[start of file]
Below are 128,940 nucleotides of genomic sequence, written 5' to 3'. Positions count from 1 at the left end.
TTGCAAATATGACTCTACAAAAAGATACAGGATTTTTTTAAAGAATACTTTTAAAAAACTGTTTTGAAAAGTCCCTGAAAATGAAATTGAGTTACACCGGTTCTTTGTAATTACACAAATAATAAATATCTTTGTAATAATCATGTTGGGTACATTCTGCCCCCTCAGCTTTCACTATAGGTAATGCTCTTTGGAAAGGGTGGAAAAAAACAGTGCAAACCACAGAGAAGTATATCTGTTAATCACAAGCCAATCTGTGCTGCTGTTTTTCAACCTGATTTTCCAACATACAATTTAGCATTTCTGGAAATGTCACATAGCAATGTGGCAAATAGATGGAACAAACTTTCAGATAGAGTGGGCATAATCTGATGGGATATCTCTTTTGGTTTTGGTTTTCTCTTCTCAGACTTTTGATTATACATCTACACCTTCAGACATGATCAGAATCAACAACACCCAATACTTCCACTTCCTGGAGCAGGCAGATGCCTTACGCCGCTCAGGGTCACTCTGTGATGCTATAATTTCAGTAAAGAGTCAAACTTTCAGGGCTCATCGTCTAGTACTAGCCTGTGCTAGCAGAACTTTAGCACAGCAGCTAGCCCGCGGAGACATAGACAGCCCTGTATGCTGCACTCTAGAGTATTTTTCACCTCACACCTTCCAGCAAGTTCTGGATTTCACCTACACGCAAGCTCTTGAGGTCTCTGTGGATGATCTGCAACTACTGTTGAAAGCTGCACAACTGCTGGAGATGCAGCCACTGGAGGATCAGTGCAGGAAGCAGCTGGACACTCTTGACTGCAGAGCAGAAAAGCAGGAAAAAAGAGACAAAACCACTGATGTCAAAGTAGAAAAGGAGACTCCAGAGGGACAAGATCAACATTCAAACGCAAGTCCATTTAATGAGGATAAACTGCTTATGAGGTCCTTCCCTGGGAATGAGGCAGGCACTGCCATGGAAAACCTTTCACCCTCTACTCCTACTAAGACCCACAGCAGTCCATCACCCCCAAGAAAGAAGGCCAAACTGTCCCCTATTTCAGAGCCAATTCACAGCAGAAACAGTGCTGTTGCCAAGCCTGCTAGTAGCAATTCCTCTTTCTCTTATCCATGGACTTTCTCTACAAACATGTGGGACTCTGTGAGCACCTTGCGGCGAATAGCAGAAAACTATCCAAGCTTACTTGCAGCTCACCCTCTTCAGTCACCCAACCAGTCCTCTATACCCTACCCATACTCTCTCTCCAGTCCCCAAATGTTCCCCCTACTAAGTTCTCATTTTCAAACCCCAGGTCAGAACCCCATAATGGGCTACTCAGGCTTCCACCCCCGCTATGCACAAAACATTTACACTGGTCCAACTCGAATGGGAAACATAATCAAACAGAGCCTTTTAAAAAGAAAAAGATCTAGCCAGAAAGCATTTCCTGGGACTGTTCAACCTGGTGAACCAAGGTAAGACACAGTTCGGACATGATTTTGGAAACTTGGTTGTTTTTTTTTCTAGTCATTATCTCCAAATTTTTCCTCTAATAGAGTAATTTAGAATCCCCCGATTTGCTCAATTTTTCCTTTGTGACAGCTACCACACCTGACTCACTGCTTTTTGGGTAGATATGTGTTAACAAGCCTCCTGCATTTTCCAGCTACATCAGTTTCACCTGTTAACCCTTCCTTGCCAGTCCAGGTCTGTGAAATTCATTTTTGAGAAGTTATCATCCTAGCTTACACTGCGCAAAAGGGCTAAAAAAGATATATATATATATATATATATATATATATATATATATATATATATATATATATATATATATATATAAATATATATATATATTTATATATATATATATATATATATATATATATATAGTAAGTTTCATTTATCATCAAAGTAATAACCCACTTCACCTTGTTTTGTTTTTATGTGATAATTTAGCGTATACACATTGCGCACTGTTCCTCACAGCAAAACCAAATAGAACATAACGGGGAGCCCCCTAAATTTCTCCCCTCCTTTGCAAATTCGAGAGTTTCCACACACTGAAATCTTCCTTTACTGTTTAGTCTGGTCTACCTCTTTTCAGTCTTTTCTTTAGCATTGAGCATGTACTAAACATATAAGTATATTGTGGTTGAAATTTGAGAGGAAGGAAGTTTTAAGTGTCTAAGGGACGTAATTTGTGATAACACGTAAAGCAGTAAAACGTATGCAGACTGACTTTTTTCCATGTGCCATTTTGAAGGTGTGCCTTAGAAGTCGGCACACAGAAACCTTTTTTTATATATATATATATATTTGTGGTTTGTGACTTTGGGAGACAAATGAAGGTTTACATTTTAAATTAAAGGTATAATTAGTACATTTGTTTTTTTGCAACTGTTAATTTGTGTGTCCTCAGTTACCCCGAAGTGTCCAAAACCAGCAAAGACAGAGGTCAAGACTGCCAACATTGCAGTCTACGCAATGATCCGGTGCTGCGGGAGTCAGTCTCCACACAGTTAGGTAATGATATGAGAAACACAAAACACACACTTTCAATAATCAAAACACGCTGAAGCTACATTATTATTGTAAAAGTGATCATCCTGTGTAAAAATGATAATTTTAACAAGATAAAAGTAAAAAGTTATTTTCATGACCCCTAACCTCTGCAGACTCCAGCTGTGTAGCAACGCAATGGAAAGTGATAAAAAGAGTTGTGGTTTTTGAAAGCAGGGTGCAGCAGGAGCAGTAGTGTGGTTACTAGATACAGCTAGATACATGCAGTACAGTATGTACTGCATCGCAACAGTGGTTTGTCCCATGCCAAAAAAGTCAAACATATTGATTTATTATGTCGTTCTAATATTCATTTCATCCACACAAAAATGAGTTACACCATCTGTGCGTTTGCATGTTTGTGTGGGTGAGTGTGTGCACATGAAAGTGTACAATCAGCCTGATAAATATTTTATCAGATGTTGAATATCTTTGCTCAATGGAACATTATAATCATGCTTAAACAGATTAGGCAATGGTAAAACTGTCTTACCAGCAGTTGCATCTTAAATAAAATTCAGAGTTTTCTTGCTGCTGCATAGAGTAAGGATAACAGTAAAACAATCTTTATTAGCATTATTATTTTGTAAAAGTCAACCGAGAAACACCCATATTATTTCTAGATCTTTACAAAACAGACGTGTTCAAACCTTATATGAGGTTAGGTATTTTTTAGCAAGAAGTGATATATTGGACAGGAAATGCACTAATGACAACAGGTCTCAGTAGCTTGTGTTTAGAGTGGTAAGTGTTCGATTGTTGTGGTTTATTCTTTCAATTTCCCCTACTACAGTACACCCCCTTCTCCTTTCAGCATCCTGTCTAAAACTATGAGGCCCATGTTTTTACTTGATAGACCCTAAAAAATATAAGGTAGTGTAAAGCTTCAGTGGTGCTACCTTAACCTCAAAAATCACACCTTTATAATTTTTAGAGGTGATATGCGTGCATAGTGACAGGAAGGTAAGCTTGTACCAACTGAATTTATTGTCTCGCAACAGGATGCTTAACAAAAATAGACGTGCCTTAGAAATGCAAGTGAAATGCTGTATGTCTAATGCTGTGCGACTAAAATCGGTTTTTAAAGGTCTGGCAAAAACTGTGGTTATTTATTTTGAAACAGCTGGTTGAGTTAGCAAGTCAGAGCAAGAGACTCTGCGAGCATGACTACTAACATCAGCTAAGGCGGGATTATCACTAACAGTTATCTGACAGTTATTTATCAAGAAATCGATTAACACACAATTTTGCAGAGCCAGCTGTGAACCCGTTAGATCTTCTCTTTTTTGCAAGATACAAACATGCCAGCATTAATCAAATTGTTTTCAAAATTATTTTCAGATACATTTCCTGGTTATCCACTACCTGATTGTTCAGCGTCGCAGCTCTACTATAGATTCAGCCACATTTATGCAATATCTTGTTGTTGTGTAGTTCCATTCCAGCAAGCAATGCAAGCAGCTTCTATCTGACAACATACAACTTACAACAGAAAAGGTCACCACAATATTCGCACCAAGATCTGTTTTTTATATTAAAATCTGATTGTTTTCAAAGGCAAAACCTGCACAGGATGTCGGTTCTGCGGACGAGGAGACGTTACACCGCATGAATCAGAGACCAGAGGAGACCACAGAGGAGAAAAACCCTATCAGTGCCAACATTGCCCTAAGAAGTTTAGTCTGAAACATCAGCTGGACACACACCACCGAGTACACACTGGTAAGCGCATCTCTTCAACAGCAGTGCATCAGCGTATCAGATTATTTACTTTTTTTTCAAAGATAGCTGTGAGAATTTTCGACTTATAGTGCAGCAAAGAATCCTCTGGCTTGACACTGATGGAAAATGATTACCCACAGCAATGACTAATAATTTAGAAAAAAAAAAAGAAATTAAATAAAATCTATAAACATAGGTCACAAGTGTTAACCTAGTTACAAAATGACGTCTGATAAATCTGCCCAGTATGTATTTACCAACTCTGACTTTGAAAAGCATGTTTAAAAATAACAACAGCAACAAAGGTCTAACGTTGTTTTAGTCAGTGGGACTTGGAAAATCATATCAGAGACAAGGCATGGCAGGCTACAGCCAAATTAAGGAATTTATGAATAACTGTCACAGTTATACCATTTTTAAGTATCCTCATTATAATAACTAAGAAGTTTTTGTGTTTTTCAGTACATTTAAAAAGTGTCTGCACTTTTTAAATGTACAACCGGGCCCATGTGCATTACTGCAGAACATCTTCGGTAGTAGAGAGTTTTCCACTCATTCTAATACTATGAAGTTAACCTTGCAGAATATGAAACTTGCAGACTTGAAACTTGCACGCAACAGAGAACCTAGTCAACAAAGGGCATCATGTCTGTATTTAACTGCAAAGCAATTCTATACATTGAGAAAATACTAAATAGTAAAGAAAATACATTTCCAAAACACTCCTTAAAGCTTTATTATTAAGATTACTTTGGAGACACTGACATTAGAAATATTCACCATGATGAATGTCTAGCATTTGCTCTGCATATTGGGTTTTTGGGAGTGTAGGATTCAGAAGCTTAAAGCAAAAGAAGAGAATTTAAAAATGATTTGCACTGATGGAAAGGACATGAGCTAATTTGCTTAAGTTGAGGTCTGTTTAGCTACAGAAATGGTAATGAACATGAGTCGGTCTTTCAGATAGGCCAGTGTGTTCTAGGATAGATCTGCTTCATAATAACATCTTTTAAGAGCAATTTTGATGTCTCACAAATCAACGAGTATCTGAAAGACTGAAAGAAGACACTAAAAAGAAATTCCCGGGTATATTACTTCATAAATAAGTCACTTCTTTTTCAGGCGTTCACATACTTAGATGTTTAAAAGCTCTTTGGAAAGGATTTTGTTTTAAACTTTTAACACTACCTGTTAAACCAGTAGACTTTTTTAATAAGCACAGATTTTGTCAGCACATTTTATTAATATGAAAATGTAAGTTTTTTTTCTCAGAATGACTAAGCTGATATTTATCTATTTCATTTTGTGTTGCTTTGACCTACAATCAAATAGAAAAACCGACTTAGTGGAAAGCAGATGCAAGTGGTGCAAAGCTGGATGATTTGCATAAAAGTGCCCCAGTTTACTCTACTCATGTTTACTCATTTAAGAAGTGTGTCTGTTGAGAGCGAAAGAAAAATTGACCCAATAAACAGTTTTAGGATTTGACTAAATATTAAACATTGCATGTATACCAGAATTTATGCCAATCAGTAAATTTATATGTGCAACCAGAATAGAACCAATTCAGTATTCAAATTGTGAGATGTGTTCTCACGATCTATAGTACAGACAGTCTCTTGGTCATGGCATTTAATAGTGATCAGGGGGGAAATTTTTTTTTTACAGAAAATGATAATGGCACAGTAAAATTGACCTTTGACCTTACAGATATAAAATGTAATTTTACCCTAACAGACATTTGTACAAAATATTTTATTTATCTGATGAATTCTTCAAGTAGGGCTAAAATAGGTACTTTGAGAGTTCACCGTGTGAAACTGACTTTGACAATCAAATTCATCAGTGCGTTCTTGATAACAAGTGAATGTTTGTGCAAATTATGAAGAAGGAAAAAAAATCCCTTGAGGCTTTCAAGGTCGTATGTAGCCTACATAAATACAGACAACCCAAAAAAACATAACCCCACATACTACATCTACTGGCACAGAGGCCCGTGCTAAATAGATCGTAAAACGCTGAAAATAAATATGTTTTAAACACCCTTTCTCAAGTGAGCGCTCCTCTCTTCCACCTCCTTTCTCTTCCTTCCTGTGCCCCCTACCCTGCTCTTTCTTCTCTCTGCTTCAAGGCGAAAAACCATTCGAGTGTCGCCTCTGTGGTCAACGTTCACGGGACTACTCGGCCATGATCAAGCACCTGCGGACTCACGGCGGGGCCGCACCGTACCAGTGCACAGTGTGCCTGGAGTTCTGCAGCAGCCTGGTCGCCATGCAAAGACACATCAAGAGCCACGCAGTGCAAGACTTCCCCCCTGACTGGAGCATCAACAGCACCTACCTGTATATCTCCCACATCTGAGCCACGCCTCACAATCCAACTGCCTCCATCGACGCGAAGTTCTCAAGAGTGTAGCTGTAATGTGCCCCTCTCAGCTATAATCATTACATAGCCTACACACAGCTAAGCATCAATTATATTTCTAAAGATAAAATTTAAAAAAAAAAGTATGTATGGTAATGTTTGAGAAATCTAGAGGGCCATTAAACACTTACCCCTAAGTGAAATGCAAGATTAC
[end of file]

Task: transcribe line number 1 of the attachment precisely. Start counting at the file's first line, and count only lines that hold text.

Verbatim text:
Below are 128,940 nucleotides of genomic sequence, written 5' to 3'. Positions count from 1 at the left end.